“You have to start really defining your relationship with alcohol… because [drinking alcohol] is encouraged so much [once] you rush,” Macicoce said. “[At a certain point], I was like, “I legitimately can’t keep doing this.” So I decided to go sober for the rest of my sophomore year, which was a really good decision.”

This seems to be a long-standing trend: Hechtman said this shift happened even in 2012, when she watched her friends rush Greek houses. 

“I watched some of my guy friends from freshman year change to totally different people by the end of sophomore year,” she said. “I think a lot of it was that they were encouraged to drink as much as possible.”

To help combat some of the social pressure involved with drinking, Macioce joined the Polar Project, which gives participating sororities and fraternities “eight cases of Polar seltzer per registered event,” so students have an alternative, non-alcoholic beverage. Spearheaded by the Student Wellness Center, the project provides students with the “placebo effect of having a can in their hands,” according to Macioce. 

But even with projects like these, if drinking still remains part of the fabric of Dartmouth and Greek Life, what happens after students graduate and leave campus? 

Both Lambert and Hechtman only noticed that their alcohol consumption was impacting their day-to-day life years after college. 

Lambert realized that something had to change when he was working as a copywriter, and “waking up in the middle of the week with a hangover and having to go to work … was affecting [his] performance.” 

Hechtman has been sober for just over two years since pursuing a “dry January” in 2021, a challenge in which drinkers refrain from consuming alcohol throughout the entirety of the first month of the year. Her friends from Dartmouth have also gradually chosen sobriety, and now, “[about] half the people that [she is] still friends with from Dartmouth are completely sober.”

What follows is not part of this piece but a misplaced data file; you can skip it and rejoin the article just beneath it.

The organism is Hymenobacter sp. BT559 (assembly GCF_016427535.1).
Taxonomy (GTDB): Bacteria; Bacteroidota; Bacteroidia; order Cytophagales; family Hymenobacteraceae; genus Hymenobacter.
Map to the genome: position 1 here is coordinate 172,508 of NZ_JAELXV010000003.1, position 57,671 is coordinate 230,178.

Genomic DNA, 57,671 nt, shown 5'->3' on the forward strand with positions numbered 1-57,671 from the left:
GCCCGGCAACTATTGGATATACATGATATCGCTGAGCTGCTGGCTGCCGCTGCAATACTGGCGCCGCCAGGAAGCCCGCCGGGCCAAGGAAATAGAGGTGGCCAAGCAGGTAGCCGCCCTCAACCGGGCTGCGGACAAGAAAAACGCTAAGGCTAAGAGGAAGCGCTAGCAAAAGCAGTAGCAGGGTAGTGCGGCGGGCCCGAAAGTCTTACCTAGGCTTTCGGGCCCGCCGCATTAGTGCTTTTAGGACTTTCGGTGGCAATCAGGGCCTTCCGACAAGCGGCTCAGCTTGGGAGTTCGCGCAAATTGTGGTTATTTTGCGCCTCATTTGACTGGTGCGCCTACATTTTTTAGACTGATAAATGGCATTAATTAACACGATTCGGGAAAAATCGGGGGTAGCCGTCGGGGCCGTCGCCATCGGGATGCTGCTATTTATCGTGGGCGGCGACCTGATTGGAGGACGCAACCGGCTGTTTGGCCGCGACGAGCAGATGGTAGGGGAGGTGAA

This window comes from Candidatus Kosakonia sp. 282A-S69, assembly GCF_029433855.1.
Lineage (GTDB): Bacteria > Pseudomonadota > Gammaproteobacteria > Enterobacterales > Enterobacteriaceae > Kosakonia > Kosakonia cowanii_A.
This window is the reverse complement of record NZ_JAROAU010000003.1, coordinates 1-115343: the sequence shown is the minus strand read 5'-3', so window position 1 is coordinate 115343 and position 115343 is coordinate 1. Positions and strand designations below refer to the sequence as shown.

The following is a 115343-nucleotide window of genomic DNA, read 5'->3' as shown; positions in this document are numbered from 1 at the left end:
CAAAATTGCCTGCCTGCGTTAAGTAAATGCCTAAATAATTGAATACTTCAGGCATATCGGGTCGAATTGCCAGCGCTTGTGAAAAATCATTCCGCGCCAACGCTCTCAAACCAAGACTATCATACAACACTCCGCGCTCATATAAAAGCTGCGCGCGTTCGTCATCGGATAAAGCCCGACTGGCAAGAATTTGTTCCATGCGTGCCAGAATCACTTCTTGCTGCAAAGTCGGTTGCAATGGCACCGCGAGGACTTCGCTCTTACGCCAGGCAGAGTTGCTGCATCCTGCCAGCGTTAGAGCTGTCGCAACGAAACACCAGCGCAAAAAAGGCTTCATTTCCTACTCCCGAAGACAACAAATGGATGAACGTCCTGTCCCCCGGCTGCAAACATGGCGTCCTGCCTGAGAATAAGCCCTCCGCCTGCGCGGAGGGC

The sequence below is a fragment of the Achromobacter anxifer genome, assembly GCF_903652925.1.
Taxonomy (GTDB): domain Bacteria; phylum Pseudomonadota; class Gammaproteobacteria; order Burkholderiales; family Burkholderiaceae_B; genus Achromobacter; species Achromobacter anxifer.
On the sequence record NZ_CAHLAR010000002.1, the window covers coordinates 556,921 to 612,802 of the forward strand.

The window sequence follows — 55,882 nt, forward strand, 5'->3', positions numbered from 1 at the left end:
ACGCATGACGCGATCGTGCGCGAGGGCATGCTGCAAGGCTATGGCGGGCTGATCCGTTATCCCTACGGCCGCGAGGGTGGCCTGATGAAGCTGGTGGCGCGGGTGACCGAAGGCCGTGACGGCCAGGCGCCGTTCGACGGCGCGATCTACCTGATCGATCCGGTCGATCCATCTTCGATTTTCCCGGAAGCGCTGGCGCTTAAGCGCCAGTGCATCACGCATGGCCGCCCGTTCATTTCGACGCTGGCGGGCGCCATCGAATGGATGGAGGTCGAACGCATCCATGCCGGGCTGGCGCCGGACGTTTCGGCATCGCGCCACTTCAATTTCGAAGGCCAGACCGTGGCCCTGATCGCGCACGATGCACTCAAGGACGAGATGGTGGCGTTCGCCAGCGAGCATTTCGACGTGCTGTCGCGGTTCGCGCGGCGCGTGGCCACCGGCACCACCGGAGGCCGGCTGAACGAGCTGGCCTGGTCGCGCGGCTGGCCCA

It is never simple or easy to make the decision to drink or not to drink. However, resources exist on campus. The Dartmouth Counseling Center provides individual counseling for substance abuse and non-AA group therapy, and the Student Wellness Center runs the BASICS program, or Brief Alcohol Screening and Intervention for College Students.

Lambert gave this advice to students who are sober-curious or looking to get sober.

“There will be peer pressure, and you will be judged by a lot of people. But you’ve made this decision because it’s the best decision for you,” he said. “It’s hard, but you have to stick to your guns. [If you can] turn down a drink, even when it’s in your face, you can smell it, you can imagine how it’s going to taste ... if you do that once, it gets easier.”

Correction Appended (Jan. 18, 3:42 p.m.):

A previous version of the article incorrectly listed Hechtman's class year as 2015.